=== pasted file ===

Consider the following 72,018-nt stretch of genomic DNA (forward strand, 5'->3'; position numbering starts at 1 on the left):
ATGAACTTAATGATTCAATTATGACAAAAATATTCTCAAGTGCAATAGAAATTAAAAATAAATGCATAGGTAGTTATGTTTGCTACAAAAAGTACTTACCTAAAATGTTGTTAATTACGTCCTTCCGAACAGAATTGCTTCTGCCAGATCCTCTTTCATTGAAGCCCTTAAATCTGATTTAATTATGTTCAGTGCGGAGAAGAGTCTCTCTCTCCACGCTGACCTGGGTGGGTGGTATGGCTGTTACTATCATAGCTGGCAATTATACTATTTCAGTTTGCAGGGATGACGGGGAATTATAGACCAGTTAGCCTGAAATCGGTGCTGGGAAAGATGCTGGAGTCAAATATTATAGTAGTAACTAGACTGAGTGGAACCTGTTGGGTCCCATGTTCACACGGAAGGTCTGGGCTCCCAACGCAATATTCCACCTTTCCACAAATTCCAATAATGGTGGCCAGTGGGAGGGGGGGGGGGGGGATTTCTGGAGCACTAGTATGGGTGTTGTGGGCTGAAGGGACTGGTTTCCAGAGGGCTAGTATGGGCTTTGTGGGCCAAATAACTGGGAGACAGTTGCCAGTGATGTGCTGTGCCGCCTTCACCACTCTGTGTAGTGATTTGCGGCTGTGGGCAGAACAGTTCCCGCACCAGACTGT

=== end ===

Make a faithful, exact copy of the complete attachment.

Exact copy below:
Consider the following 72,018-nt stretch of genomic DNA (forward strand, 5'->3'; position numbering starts at 1 on the left):
ATGAACTTAATGATTCAATTATGACAAAAATATTCTCAAGTGCAATAGAAATTAAAAATAAATGCATAGGTAGTTATGTTTGCTACAAAAAGTACTTACCTAAAATGTTGTTAATTACGTCCTTCCGAACAGAATTGCTTCTGCCAGATCCTCTTTCATTGAAGCCCTTAAATCTGATTTAATTATGTTCAGTGCGGAGAAGAGTCTCTCTCTCCACGCTGACCTGGGTGGGTGGTATGGCTGTTACTATCATAGCTGGCAATTATACTATTTCAGTTTGCAGGGATGACGGGGAATTATAGACCAGTTAGCCTGAAATCGGTGCTGGGAAAGATGCTGGAGTCAAATATTATAGTAGTAACTAGACTGAGTGGAACCTGTTGGGTCCCATGTTCACACGGAAGGTCTGGGCTCCCAACGCAATATTCCACCTTTCCACAAATTCCAATAATGGTGGCCAGTGGGAGGGGGGGGGGGGGGATTTCTGGAGCACTAGTATGGGTGTTGTGGGCTGAAGGGACTGGTTTCCAGAGGGCTAGTATGGGCTTTGTGGGCCAAATAACTGGGAGACAGTTGCCAGTGATGTGCTGTGCCGCCTTCACCACTCTGTGTAGTGATTTGCGGCTGTGGGCAGAACAGTTCCCGCACCAGACTGT